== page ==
• @JosephO'Rourke: Then this might be the best way to go. I've also done them together. The thing is that for CS objects, they are all finite and so we rarely need to use much more than this type of structural induction. And after structural induction is grasped, ordinary induction is easy. – user21820 Nov 19 '15 at 18:22
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    @user21820 Perhaps we have misunderstood each other. I don't say that bounding with recursion is bad, quite the opposite, I would encourage it as long as the class allows it. It is that, in my opinion, it is not enough. In my experience, in the case of loops, the students frequently seem to use their old reasoning with a mental note "call it induction" attached—they think they understand and are satisfied with what they already know. – dtldarek Nov 20 '15 at 14:00
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    @dtldarek: Ah yes then I fully agree. That's why I mentioned trees in my answer, because only when things break down in a non-linear way (exactly as you say) do students really get a feel for the true nature of recursive structures and structural induction. Thanks for pointing it out! – user21820 Nov 21 '15 at 6:59

Lots of good answers here (I've upvoted many). I'm won't try to add to the discussion about why induction is hard, but I can suggest some approaches that have helped some of my students.

Many have seen induction as an algebra exercise - for example, summing the first $n$ squares. Those examples are tedious and work badly. Students have trouble with the hypothetical "Suppose it's true for $n$ ..." and you find yourself trying to answer their "How do you know it's true for $n$?"

I like to start with well ordering, without even calling it induction. Students have little trouble accepting the fact that a nonempty set of positive integers must have a least element. Then you can prove lots of things by showing that a minimal counterexample leads to a contradiction. (I think that's worth doing in spite of my preference for direct rather than indirect proofs.)

For example you can start the fundamental theorem of arithmetic (FTA)- every integer is a product of primes in at least one way - by looking at the smallest integer for which it fails. (One pedagogical problem here is that they don't think the FTA needs to be proved. Examples of rings in which it fails usually take more class time than one can afford.)

The uniqueness in the FTA follows from the same kind of argument if you grant the lemma that a prime dividing a product must divide one of the factors.

That lemma follows from the extended form of the Euclidean algorithm, asserting that the $\text{gcd}(m,n)$ is an integral combination of $m$ and $n$. You can prove that by induction - a minimal counterexample leads to a contradiction with one application of division with remainder.

The actual computation of the coefficients for the linear combination giving the gcd is a classic recursive program - well worth doing in a course with both math and cs students. Just reading the code in an easy language like python is instructive - no need for them to write it. As has been noted in other answers. learning recursion and learning induction reinforce each other.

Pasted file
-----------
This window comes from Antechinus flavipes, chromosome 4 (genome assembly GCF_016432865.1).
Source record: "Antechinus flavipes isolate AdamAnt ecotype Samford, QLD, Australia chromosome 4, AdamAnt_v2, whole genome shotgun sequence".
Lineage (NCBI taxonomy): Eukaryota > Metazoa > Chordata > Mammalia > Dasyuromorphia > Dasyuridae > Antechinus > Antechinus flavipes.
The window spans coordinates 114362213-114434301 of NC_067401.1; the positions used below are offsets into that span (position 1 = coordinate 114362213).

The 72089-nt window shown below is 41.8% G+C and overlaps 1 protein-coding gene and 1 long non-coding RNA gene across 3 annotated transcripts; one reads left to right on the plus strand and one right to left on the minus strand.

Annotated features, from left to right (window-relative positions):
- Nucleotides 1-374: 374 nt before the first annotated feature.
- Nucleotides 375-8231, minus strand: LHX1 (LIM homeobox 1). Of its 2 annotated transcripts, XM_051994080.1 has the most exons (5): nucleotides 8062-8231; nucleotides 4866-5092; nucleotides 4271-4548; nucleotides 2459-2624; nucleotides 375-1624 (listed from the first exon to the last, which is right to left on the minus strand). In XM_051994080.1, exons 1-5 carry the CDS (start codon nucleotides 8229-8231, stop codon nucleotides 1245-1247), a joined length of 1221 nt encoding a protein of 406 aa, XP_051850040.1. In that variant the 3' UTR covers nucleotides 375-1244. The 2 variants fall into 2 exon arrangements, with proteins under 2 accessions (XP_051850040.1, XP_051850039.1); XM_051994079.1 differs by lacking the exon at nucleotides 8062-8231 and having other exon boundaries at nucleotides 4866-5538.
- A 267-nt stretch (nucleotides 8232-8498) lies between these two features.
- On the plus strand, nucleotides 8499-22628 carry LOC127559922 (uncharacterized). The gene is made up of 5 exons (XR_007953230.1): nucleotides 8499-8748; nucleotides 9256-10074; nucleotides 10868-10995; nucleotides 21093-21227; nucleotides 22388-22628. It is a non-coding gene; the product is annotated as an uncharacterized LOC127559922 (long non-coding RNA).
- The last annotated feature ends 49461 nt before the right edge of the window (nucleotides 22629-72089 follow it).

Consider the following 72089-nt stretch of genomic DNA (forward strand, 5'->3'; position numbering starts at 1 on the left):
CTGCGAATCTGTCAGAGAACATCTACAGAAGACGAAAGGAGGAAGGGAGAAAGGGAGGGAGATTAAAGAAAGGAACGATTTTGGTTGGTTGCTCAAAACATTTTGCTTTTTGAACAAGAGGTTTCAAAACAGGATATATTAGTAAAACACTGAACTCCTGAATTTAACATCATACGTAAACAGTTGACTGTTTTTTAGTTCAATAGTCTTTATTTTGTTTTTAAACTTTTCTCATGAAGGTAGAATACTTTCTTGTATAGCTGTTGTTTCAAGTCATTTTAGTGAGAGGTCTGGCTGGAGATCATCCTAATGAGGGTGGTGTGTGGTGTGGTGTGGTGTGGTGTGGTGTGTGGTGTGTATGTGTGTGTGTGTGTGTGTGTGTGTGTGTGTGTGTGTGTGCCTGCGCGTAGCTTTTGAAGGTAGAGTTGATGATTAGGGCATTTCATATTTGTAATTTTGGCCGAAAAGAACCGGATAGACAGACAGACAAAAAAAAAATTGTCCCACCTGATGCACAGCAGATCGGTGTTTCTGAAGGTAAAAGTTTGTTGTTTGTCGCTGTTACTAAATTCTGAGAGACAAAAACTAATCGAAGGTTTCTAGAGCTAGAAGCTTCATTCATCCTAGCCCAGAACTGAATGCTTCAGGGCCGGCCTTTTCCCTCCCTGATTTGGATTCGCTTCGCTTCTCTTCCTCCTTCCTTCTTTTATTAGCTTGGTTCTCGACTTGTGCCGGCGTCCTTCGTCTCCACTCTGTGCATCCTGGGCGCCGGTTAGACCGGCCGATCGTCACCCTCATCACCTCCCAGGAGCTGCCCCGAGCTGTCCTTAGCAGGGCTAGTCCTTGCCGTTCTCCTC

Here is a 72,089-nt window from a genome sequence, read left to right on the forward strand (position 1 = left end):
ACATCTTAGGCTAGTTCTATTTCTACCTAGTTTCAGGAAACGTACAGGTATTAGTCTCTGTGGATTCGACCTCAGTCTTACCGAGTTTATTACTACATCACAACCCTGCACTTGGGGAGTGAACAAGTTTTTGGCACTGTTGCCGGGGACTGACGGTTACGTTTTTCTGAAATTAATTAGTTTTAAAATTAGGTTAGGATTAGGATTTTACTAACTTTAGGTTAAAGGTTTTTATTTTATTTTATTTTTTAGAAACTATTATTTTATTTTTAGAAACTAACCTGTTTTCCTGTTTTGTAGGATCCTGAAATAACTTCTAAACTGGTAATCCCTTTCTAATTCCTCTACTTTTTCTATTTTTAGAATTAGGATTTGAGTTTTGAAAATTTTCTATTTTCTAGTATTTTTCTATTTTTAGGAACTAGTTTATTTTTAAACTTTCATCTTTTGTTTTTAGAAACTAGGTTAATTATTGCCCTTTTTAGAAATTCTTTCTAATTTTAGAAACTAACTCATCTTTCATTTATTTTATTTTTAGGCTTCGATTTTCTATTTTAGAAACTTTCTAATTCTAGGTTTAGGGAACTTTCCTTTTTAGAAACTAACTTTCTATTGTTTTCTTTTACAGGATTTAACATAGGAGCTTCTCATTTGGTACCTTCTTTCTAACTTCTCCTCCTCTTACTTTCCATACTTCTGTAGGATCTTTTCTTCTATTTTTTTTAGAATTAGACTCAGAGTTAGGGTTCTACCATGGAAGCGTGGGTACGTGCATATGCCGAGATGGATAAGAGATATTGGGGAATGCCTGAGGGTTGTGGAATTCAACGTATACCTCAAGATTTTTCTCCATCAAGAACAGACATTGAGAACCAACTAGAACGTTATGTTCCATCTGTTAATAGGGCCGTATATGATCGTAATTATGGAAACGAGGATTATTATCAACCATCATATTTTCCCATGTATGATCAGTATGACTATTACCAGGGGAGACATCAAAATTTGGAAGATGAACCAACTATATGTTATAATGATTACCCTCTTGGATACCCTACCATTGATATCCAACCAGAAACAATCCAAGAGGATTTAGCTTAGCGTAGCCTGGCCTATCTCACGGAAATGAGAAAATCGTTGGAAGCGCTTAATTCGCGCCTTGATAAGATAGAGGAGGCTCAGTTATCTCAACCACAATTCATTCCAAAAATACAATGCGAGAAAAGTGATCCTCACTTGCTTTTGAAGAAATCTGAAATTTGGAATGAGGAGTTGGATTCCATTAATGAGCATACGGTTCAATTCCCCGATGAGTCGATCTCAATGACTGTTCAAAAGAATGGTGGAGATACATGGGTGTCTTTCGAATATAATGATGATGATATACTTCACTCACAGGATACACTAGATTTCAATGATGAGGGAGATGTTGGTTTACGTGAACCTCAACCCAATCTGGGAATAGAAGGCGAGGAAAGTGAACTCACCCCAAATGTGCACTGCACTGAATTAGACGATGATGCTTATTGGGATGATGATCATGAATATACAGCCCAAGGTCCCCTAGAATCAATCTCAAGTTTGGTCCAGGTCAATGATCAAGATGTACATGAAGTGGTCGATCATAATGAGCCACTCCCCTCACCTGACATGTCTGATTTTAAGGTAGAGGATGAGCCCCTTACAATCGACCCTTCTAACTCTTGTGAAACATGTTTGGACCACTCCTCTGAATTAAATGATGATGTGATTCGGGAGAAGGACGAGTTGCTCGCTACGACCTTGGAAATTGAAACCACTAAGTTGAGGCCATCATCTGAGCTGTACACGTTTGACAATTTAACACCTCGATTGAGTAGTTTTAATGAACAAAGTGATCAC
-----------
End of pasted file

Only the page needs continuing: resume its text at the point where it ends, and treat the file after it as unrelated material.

With well ordering in hand you can tell the classic joke: every positive number is interesting. If not, then the least boring integer is an interesting number. Be sure to distinguish between least (boring integer) and (least boring) integer.

Well ordering helps students understand the traditional formulation of induction and implies it: consider proposition $P(n)$ about positive integral $n$. If $P(1)$ is true and the truth of $P(n)$ implies that of $P(n+1)$ for all $n$ then $P(n)$ is true for all $n$. Just look for a minimal counterexample. To prove that the traditional formulation implies well ordering, consider a set $S$ with no least element and let $P(n)$ be the proposition "$S$ has no elements less than or equal to $n$". Then $P(1)$ is true, since if $1$ were in $S$ it would be the least element. If $P(n)$ is true then $P(n+1)$ is too, lest $n+1$ be the least element of $S$. The truth of all the statements $P(n)$ clearly implies $S$ is empty.

If you have time, teach Fermat's method of descent by going through Euler's proof that $x^4 + y^4 = z^2$ has only trivial solutions.

Well ordering also helps focus on the "inductive step" rather than the base case (as another answer recommends). That inductive step is central in lots of combinatorial arguments. You can show that the cardinality of an $n+1$ element set is twice that of an $n$ element set without knowing a formula for the latter. The recursion for counting combinations works the same way. Then you have a nice inductive proof of the formula by showing it satisfies the same recursion.

The pattern I'm recommending might be called "induction in disguise." The formal structure is there, but appears as simple common sense rather than formidable logic with quantifiers and hypotheses and algebra.

Hope this helps.